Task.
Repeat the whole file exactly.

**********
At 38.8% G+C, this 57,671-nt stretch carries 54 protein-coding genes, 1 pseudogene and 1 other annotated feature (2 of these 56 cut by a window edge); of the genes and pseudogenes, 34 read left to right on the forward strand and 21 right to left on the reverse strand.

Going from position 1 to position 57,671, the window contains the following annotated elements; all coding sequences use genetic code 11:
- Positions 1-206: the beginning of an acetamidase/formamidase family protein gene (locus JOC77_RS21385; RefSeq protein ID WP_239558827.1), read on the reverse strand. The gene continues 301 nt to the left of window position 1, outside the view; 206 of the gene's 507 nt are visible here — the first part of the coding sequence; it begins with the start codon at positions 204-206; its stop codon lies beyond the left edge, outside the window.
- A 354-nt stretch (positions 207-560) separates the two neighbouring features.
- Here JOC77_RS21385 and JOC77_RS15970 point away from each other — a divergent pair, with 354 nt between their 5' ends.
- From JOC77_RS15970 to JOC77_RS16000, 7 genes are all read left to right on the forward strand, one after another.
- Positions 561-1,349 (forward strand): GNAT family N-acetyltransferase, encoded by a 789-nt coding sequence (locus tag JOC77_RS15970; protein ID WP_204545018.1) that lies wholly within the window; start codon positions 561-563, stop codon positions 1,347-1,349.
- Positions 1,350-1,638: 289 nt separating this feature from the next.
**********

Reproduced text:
At 38.8% G+C, this 57,671-nt stretch carries 54 protein-coding genes, 1 pseudogene and 1 other annotated feature (2 of these 56 cut by a window edge); of the genes and pseudogenes, 34 read left to right on the forward strand and 21 right to left on the reverse strand.

Going from position 1 to position 57,671, the window contains the following annotated elements; all coding sequences use genetic code 11:
- Positions 1-206: the beginning of an acetamidase/formamidase family protein gene (locus JOC77_RS21385; RefSeq protein ID WP_239558827.1), read on the reverse strand. The gene continues 301 nt to the left of window position 1, outside the view; 206 of the gene's 507 nt are visible here — the first part of the coding sequence; it begins with the start codon at positions 204-206; its stop codon lies beyond the left edge, outside the window.
- A 354-nt stretch (positions 207-560) separates the two neighbouring features.
- Here JOC77_RS21385 and JOC77_RS15970 point away from each other — a divergent pair, with 354 nt between their 5' ends.
- From JOC77_RS15970 to JOC77_RS16000, 7 genes are all read left to right on the forward strand, one after another.
- Positions 561-1,349 (forward strand): GNAT family N-acetyltransferase, encoded by a 789-nt coding sequence (locus tag JOC77_RS15970; protein ID WP_204545018.1) that lies wholly within the window; start codon positions 561-563, stop codon positions 1,347-1,349.
- Positions 1,350-1,638: 289 nt separating this feature from the next.